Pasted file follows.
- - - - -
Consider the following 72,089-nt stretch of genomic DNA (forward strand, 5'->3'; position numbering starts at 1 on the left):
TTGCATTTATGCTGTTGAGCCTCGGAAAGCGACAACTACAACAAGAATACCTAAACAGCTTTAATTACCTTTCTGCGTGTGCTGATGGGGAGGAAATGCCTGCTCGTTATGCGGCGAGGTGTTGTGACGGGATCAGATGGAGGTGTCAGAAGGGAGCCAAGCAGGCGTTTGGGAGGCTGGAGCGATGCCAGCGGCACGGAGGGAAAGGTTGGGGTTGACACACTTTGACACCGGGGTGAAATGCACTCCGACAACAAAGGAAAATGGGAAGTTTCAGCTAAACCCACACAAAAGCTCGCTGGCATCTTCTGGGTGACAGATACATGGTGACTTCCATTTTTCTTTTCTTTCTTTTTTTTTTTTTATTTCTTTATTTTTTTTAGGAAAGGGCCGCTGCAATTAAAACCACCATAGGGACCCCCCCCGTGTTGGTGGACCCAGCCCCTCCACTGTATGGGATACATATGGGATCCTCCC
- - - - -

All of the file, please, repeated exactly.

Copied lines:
Consider the following 72,089-nt stretch of genomic DNA (forward strand, 5'->3'; position numbering starts at 1 on the left):
TTGCATTTATGCTGTTGAGCCTCGGAAAGCGACAACTACAACAAGAATACCTAAACAGCTTTAATTACCTTTCTGCGTGTGCTGATGGGGAGGAAATGCCTGCTCGTTATGCGGCGAGGTGTTGTGACGGGATCAGATGGAGGTGTCAGAAGGGAGCCAAGCAGGCGTTTGGGAGGCTGGAGCGATGCCAGCGGCACGGAGGGAAAGGTTGGGGTTGACACACTTTGACACCGGGGTGAAATGCACTCCGACAACAAAGGAAAATGGGAAGTTTCAGCTAAACCCACACAAAAGCTCGCTGGCATCTTCTGGGTGACAGATACATGGTGACTTCCATTTTTCTTTTCTTTCTTTTTTTTTTTTTATTTCTTTATTTTTTTTAGGAAAGGGCCGCTGCAATTAAAACCACCATAGGGACCCCCCCCGTGTTGGTGGACCCAGCCCCTCCACTGTATGGGATACATATGGGATCCTCCC